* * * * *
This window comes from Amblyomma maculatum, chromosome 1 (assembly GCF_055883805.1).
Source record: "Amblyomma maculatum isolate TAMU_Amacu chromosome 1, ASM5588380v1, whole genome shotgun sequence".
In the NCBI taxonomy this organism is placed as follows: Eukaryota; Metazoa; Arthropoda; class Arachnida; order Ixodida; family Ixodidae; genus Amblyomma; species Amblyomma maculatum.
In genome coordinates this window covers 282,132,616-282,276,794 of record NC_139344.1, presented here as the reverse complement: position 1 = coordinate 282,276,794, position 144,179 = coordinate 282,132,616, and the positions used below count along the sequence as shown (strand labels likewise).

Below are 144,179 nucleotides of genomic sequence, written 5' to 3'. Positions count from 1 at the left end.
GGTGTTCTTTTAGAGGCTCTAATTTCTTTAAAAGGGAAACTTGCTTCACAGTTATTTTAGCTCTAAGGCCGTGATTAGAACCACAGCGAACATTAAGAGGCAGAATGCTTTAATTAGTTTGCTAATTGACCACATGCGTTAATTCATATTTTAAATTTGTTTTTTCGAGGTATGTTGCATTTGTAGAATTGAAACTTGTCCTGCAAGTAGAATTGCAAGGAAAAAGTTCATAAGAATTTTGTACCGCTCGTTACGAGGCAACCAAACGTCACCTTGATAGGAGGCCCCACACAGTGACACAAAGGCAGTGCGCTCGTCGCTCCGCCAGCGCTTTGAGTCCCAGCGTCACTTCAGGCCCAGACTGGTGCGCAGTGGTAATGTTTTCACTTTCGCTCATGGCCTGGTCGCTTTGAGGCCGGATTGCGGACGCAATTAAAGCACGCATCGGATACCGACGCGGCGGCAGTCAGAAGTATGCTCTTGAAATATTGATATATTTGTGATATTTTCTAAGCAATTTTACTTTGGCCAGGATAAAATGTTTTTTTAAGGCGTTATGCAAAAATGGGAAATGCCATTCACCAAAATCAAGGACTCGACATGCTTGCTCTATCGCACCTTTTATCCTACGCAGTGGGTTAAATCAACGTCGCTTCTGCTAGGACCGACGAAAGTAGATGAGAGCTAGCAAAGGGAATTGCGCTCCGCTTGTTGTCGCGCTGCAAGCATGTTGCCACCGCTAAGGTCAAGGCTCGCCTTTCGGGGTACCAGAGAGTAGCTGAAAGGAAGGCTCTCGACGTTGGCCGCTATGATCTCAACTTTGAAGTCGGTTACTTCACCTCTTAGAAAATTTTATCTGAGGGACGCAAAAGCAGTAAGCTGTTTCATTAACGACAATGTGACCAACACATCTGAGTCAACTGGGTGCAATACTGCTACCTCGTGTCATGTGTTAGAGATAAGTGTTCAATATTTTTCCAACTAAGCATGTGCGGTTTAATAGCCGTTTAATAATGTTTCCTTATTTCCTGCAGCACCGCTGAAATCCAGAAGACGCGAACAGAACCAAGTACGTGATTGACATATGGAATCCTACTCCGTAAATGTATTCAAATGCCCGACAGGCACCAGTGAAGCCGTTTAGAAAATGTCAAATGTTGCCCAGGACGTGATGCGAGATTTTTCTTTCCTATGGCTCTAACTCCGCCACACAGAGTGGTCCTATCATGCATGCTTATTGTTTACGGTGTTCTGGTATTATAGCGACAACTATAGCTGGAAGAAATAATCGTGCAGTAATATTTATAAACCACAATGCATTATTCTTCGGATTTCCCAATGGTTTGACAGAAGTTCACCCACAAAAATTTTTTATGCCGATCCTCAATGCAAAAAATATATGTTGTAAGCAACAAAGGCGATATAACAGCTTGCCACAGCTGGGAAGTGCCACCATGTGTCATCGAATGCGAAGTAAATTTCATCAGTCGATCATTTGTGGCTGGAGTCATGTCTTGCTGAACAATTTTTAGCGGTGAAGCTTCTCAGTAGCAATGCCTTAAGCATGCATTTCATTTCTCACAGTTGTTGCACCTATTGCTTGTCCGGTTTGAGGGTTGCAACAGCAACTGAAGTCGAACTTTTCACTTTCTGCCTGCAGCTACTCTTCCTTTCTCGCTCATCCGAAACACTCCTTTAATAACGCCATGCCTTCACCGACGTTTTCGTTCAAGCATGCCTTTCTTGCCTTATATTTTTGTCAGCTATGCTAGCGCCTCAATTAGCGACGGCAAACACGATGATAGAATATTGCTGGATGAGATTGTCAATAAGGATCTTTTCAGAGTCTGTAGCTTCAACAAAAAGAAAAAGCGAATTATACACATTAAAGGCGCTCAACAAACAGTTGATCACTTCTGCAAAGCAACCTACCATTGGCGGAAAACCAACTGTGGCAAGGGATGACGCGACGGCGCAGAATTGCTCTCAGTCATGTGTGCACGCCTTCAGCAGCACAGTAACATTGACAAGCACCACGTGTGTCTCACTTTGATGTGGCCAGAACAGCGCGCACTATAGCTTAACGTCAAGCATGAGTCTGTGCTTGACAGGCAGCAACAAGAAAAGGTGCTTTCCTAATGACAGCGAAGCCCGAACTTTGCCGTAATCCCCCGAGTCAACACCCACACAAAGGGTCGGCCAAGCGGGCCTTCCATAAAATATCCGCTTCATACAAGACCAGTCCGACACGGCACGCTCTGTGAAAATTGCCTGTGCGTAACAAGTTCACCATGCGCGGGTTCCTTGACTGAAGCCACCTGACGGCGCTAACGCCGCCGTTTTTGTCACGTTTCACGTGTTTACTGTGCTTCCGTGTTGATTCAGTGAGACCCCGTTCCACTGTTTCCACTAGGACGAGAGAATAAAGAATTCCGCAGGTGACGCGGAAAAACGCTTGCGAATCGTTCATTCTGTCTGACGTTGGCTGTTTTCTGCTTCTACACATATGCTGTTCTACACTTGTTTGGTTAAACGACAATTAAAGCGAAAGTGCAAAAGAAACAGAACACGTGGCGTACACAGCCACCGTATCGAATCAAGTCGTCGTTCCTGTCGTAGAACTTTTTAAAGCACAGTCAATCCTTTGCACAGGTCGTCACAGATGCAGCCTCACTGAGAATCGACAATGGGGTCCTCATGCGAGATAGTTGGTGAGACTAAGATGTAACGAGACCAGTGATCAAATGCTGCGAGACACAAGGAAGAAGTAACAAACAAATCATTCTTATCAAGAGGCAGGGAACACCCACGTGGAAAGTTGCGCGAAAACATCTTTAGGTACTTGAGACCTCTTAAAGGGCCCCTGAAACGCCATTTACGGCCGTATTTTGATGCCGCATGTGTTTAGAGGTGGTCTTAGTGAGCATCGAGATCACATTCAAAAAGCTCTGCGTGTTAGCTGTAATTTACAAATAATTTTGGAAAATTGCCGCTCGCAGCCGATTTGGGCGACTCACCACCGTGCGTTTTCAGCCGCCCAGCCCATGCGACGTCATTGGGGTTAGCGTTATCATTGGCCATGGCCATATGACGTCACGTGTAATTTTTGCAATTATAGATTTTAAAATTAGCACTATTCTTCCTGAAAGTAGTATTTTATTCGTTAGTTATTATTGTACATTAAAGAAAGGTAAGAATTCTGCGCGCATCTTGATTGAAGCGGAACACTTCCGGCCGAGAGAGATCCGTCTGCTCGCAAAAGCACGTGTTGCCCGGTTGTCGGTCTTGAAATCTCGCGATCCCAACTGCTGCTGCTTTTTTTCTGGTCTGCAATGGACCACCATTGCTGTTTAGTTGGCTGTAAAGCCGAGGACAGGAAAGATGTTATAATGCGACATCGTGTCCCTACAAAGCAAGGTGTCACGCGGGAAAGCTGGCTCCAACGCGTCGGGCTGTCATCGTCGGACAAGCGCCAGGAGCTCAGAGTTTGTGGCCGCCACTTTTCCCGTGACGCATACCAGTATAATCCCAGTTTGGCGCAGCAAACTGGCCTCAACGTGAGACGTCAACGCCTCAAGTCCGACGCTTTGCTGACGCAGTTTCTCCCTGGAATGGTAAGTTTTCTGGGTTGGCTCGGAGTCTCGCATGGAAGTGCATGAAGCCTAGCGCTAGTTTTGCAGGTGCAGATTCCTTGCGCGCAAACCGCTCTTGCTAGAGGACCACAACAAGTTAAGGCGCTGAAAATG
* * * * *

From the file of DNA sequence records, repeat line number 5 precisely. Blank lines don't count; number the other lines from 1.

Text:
Below are 144,179 nucleotides of genomic sequence, written 5' to 3'. Positions count from 1 at the left end.